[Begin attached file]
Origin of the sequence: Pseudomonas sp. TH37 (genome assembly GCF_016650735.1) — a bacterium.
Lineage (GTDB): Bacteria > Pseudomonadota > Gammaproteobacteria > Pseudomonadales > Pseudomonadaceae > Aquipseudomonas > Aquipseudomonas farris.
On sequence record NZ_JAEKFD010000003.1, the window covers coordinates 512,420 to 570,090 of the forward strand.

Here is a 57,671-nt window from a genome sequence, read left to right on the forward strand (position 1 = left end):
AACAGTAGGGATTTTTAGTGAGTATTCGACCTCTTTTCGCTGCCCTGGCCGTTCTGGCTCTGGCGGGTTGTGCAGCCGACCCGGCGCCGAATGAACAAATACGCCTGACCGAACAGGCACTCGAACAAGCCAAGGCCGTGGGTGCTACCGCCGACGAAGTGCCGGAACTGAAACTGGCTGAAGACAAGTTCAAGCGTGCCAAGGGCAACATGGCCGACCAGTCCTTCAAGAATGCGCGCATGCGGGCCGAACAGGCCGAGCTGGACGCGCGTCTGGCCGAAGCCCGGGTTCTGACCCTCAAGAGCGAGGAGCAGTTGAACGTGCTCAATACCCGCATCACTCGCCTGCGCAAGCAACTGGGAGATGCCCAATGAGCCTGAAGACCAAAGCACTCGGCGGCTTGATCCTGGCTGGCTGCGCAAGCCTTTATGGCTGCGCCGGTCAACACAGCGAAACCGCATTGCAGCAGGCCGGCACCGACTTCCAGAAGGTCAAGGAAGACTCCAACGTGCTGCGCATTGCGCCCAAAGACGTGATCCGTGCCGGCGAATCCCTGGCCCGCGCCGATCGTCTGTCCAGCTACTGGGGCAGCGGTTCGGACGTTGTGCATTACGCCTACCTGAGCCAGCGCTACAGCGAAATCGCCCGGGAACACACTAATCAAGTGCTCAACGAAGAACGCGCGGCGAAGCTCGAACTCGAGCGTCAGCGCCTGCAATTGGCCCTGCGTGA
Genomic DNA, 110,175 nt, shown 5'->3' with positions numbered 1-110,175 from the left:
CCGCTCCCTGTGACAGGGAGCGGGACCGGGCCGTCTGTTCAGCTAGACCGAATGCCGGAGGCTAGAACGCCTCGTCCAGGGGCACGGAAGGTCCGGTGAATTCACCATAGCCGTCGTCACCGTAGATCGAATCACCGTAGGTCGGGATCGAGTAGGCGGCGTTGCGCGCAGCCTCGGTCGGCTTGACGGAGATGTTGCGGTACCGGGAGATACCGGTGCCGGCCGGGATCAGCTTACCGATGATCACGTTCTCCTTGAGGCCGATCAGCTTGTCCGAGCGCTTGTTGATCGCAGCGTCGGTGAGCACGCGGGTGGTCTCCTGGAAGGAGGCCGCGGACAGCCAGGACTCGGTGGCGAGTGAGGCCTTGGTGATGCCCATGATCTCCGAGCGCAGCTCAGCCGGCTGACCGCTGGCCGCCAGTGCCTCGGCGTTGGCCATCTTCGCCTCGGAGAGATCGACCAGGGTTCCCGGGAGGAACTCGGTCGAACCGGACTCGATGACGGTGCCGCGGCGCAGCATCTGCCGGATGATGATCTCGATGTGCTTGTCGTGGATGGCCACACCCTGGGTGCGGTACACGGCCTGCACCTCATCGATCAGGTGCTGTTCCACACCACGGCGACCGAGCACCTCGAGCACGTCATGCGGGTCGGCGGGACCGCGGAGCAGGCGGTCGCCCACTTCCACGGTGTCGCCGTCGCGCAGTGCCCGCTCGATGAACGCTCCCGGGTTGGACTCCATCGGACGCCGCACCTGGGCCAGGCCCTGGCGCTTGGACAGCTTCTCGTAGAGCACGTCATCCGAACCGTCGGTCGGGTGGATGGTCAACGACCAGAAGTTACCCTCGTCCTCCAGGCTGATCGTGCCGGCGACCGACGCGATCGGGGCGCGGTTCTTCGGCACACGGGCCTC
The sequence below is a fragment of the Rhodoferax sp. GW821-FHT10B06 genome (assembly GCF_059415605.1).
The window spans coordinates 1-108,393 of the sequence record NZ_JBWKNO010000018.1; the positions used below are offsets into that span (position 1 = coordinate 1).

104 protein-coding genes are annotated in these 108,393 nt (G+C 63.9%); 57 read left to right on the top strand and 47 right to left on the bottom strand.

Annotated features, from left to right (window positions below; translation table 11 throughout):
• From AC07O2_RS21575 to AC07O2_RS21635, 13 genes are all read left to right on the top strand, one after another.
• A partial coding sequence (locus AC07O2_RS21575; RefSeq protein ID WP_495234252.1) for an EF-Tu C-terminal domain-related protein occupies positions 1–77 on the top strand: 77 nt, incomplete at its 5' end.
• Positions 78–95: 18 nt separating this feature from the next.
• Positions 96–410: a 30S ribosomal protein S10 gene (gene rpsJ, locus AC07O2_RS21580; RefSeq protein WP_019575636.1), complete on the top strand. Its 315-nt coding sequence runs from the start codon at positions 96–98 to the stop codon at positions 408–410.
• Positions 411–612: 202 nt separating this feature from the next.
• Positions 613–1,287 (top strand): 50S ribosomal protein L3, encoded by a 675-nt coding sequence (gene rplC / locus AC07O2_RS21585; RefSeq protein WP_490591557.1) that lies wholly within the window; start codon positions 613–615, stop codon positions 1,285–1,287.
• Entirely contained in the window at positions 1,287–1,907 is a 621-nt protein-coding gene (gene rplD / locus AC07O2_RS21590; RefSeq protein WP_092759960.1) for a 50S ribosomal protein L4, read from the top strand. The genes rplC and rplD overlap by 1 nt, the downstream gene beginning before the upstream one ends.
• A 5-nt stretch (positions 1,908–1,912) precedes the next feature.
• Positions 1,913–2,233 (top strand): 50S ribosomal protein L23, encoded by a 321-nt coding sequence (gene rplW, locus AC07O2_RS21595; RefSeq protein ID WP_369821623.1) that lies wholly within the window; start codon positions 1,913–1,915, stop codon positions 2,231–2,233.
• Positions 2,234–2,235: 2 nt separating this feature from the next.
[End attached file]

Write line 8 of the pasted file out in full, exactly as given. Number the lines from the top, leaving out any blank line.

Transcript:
The sequence below is a fragment of the Rhodoferax sp. GW821-FHT10B06 genome (assembly GCF_059415605.1).